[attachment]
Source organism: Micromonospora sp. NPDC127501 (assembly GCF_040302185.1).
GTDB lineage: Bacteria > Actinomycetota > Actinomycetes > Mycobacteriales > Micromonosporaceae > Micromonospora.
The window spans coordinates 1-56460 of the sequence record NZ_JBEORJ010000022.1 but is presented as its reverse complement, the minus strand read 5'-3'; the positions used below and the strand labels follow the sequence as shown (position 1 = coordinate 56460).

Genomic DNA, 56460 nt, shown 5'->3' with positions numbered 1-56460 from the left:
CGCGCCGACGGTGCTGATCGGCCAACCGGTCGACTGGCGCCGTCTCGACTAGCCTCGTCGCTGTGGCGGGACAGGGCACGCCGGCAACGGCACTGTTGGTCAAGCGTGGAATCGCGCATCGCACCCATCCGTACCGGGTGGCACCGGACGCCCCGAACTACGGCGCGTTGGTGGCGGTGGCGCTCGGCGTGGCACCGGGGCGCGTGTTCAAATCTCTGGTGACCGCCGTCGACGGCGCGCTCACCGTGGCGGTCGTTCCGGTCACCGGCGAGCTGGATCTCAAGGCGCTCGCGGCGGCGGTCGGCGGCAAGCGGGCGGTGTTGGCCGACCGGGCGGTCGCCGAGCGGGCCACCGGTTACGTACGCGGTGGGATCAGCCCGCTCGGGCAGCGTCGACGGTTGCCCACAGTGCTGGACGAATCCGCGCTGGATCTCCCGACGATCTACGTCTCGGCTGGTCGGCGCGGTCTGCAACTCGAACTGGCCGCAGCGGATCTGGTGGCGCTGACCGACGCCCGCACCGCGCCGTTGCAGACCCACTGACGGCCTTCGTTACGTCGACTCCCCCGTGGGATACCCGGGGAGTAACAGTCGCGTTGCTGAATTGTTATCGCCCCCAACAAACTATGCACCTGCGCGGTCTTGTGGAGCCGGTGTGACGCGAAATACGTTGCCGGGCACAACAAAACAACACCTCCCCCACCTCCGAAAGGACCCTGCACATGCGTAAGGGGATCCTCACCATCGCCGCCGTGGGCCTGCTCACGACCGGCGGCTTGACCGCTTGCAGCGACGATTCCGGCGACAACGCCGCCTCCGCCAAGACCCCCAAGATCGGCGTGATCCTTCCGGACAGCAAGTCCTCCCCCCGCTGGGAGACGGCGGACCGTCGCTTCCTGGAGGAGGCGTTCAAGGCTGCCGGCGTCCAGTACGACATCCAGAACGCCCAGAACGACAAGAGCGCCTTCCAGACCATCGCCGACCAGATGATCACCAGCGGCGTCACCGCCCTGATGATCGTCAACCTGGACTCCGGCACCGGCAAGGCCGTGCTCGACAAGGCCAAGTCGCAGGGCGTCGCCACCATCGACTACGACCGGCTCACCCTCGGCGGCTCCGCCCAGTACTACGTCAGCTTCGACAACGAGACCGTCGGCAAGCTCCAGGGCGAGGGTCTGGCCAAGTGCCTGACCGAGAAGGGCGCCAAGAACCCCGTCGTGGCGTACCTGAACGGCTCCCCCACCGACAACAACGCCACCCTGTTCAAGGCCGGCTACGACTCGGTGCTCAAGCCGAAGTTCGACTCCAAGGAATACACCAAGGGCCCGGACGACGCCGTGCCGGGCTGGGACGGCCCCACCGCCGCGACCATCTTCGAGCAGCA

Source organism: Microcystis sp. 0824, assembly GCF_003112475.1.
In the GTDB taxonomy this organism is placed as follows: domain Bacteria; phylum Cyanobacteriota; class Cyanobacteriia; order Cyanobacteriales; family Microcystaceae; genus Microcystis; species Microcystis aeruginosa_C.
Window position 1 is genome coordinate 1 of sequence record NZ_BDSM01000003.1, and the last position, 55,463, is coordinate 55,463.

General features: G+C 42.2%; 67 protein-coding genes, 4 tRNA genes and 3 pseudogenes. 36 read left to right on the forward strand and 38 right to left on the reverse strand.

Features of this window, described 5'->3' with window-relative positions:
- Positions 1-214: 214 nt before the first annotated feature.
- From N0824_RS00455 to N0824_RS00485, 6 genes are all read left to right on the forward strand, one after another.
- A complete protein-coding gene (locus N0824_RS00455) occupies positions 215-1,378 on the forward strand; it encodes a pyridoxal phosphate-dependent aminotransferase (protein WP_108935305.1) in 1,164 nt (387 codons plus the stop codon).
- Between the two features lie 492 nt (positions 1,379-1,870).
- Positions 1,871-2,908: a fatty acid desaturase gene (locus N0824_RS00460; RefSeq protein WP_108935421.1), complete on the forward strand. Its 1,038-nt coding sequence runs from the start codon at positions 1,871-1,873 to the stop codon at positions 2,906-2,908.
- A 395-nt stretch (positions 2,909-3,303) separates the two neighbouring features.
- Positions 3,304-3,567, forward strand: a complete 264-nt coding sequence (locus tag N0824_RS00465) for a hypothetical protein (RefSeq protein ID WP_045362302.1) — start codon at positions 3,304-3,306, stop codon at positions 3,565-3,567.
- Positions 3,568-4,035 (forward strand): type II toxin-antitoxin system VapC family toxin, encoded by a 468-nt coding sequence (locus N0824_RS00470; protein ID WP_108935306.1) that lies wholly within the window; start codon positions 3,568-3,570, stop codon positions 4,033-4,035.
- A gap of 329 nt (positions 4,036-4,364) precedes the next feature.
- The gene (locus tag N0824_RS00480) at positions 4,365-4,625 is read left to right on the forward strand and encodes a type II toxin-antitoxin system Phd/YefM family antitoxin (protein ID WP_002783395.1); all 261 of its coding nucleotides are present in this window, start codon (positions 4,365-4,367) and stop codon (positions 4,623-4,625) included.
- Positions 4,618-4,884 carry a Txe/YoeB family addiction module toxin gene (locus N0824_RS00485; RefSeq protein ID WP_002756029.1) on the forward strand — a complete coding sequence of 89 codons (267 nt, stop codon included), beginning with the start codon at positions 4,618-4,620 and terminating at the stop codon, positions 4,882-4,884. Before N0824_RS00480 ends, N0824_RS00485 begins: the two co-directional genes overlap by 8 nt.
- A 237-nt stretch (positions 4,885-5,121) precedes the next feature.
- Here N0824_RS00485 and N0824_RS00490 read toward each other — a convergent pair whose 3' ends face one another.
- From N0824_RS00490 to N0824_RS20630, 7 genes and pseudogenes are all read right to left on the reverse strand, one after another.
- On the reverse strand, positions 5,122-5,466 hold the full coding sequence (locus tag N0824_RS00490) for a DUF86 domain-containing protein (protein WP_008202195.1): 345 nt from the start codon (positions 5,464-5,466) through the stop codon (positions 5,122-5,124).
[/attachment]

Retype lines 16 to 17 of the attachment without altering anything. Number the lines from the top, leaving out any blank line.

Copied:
- A 395-nt stretch (positions 2,909-3,303) separates the two neighbouring features.
- Positions 3,304-3,567, forward strand: a complete 264-nt coding sequence (locus tag N0824_RS00465) for a hypothetical protein (RefSeq protein ID WP_045362302.1) — start codon at positions 3,304-3,306, stop codon at positions 3,565-3,567.